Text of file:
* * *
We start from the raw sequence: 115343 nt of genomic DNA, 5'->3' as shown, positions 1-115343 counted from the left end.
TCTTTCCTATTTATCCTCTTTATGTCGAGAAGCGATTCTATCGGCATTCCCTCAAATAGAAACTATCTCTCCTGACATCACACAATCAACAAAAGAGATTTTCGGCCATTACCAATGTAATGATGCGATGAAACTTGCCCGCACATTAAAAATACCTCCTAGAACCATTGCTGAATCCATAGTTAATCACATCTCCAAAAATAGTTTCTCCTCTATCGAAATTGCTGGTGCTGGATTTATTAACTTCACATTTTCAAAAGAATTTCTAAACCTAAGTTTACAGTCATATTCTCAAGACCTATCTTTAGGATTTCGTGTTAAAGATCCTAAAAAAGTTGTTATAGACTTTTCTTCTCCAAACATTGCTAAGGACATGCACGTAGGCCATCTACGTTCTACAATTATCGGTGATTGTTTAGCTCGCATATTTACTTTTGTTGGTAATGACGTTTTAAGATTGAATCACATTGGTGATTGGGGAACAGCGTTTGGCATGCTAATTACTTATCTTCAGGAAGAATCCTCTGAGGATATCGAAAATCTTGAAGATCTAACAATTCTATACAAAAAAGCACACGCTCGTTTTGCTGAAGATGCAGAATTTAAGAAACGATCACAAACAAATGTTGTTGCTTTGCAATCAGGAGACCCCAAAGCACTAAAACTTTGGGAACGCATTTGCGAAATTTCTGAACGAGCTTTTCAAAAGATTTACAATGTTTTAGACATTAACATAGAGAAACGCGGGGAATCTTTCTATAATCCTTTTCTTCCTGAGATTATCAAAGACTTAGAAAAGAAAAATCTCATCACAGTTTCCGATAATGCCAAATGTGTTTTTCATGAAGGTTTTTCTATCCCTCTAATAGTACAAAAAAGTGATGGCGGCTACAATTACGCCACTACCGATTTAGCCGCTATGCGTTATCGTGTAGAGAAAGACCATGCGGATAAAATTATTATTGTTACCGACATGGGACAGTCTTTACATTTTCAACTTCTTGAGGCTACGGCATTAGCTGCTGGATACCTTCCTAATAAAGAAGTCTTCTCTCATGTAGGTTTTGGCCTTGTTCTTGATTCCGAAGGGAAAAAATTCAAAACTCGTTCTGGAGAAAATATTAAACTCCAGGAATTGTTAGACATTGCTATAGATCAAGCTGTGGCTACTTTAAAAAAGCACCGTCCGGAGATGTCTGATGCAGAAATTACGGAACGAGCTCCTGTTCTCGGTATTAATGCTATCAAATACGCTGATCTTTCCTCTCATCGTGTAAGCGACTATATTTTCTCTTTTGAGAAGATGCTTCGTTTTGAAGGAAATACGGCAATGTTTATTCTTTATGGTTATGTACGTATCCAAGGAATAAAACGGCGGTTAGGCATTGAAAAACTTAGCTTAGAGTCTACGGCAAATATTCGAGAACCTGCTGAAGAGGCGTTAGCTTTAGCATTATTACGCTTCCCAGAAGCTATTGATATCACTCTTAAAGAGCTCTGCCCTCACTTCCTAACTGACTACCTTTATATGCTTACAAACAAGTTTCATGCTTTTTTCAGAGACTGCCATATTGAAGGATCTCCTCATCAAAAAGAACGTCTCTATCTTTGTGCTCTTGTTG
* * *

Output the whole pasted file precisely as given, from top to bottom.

We start from the raw sequence: 115343 nt of genomic DNA, 5'->3' as shown, positions 1-115343 counted from the left end.
TCTTTCCTATTTATCCTCTTTATGTCGAGAAGCGATTCTATCGGCATTCCCTCAAATAGAAACTATCTCTCCTGACATCACACAATCAACAAAAGAGATTTTCGGCCATTACCAATGTAATGATGCGATGAAACTTGCCCGCACATTAAAAATACCTCCTAGAACCATTGCTGAATCCATAGTTAATCACATCTCCAAAAATAGTTTCTCCTCTATCGAAATTGCTGGTGCTGGATTTATTAACTTCACATTTTCAAAAGAATTTCTAAACCTAAGTTTACAGTCATATTCTCAAGACCTATCTTTAGGATTTCGTGTTAAAGATCCTAAAAAAGTTGTTATAGACTTTTCTTCTCCAAACATTGCTAAGGACATGCACGTAGGCCATCTACGTTCTACAATTATCGGTGATTGTTTAGCTCGCATATTTACTTTTGTTGGTAATGACGTTTTAAGATTGAATCACATTGGTGATTGGGGAACAGCGTTTGGCATGCTAATTACTTATCTTCAGGAAGAATCCTCTGAGGATATCGAAAATCTTGAAGATCTAACAATTCTATACAAAAAAGCACACGCTCGTTTTGCTGAAGATGCAGAATTTAAGAAACGATCACAAACAAATGTTGTTGCTTTGCAATCAGGAGACCCCAAAGCACTAAAACTTTGGGAACGCATTTGCGAAATTTCTGAACGAGCTTTTCAAAAGATTTACAATGTTTTAGACATTAACATAGAGAAACGCGGGGAATCTTTCTATAATCCTTTTCTTCCTGAGATTATCAAAGACTTAGAAAAGAAAAATCTCATCACAGTTTCCGATAATGCCAAATGTGTTTTTCATGAAGGTTTTTCTATCCCTCTAATAGTACAAAAAAGTGATGGCGGCTACAATTACGCCACTACCGATTTAGCCGCTATGCGTTATCGTGTAGAGAAAGACCATGCGGATAAAATTATTATTGTTACCGACATGGGACAGTCTTTACATTTTCAACTTCTTGAGGCTACGGCATTAGCTGCTGGATACCTTCCTAATAAAGAAGTCTTCTCTCATGTAGGTTTTGGCCTTGTTCTTGATTCCGAAGGGAAAAAATTCAAAACTCGTTCTGGAGAAAATATTAAACTCCAGGAATTGTTAGACATTGCTATAGATCAAGCTGTGGCTACTTTAAAAAAGCACCGTCCGGAGATGTCTGATGCAGAAATTACGGAACGAGCTCCTGTTCTCGGTATTAATGCTATCAAATACGCTGATCTTTCCTCTCATCGTGTAAGCGACTATATTTTCTCTTTTGAGAAGATGCTTCGTTTTGAAGGAAATACGGCAATGTTTATTCTTTATGGTTATGTACGTATCCAAGGAATAAAACGGCGGTTAGGCATTGAAAAACTTAGCTTAGAGTCTACGGCAAATATTCGAGAACCTGCTGAAGAGGCGTTAGCTTTAGCATTATTACGCTTCCCAGAAGCTATTGATATCACTCTTAAAGAGCTCTGCCCTCACTTCCTAACTGACTACCTTTATATGCTTACAAACAAGTTTCATGCTTTTTTCAGAGACTGCCATATTGAAGGATCTCCTCATCAAAAAGAACGTCTCTATCTTTGTGCTCTTGTTG